Protesters lined the streets of Fargo on Friday, Sept. 7 in anticipation of none other than one of the most highly contentious presidents in U.S. history. President Trump arrived in Fargo to a crowd of protesters who, among many things, were protesting his recent Supreme Court nominee Brett Kavanaugh, who is to have senate hearings this month. The purpose of Trump’s visit was to speak on behalf of Senate candidate and current congressman Kevin Cramer at a private fundraiser held at the Delta hotel by Marriott.
Among Trump’s talking points was praise for Cramer stating that “Kevin is Special,” and praise for the North Dakotan people saying that “our farmers are very important to me.” The Republican fundraiser, which boasted a hefty $1,000 entrance fee, raised roughly one million dollars in campaign funding although, even considering the fundraiser, estimates still put Cramer behind his competitor in campaign funding.
Cramer is raising funds in the hopes of unseating incumbent senator Heidi Heitkamp, who is expected to be one of the more vulnerable democratic seats in the Senate in the upcoming 2018 midterm elections. The 2018 midterms are predicted to be crucial for democrats, with Former Vice President Joe Biden even going as far as to publicly say that “everything” is at stake.
The democrats have high hopes of winning both the House and Senate, giving them much a much needed majority in order to block legislation from reaching the pen of a Republican president. In addition to that, it will allow them to set the agenda in Congress and give them bargaining power against the Republicans who currently hold a slim majority. The Democrats are hoping history will repeat itself as typically the sitting president’s party loses the midterm election.
Although Concordia College is a college campus, which historically have always been very liberal, there are still a of multitude of students with several different political viewpoints or lack thereof.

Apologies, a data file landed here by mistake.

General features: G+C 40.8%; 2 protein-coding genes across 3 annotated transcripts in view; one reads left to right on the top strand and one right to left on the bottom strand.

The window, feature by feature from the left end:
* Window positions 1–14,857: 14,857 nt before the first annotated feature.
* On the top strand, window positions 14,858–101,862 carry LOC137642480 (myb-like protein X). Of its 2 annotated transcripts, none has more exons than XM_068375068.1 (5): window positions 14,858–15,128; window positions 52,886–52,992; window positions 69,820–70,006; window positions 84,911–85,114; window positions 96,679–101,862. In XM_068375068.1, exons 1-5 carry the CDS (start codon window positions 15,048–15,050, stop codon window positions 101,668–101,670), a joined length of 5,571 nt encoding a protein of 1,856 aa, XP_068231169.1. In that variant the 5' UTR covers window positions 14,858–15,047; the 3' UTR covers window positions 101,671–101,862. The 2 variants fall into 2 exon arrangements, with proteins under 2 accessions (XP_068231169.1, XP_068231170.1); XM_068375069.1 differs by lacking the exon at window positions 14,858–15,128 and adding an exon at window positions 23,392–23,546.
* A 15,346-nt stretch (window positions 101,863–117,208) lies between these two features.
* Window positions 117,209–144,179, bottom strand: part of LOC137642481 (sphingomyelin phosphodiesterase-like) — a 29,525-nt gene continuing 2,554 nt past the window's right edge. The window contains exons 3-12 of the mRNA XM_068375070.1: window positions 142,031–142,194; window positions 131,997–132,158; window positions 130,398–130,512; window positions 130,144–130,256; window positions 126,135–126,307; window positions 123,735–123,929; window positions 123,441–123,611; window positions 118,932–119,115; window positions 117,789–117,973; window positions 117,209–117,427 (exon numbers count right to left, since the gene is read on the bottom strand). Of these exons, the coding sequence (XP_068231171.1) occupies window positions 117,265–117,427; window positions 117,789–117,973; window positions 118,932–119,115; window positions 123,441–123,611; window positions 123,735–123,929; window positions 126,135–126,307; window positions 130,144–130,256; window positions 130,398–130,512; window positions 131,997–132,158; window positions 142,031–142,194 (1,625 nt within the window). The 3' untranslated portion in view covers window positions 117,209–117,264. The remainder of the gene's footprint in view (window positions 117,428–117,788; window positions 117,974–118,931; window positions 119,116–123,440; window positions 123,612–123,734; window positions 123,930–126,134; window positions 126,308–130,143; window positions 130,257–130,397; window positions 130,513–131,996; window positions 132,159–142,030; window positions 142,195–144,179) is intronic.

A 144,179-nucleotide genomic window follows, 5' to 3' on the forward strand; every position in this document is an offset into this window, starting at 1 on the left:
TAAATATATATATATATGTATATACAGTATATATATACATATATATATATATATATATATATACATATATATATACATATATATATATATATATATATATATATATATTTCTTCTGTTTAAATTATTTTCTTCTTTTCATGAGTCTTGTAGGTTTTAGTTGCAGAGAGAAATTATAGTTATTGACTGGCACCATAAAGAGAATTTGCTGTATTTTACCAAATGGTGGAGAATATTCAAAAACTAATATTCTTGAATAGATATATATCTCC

Alyssa Niestad, president of the Young America’s Foundation (YAF), a national conservative advocacy student group, doesn’t have any specific plans for the upcoming elections.
“We’re more about political ideology then political candidates,” she said.
When Jasmine Engstrom-Bolstad, a PSEO student planning on majoring in chemistry, was asked about their opinion on the race Engstrom-Bolstad was unaware of both candidates.
“As a Minnesotan I don’t really know either of them too well to make an opinion,” they said.
Of course, Concordia also has a wealth of professors who are invested in the race. Professor Mike Bath, who teaches American Politics, said “I think it’s going to be tough.”
Bath said that Heidi only won by 3,000 votes in the last election, and that Cramer has tried to closely align with Trump in order to gain votes from his base which won North Dakota by a large majority in the last presidential election. He also explained that Heitkamp has been trying to garner votes through this method by supporting some of Trump’s nominees and policy choices.
There are many different opinions on campus, and whether or not somebody considers themselves a Republican, Trump’s visit to Fargo was a big deal. Only time will tell if a personal visit from the president is enough to push Cramer to victory.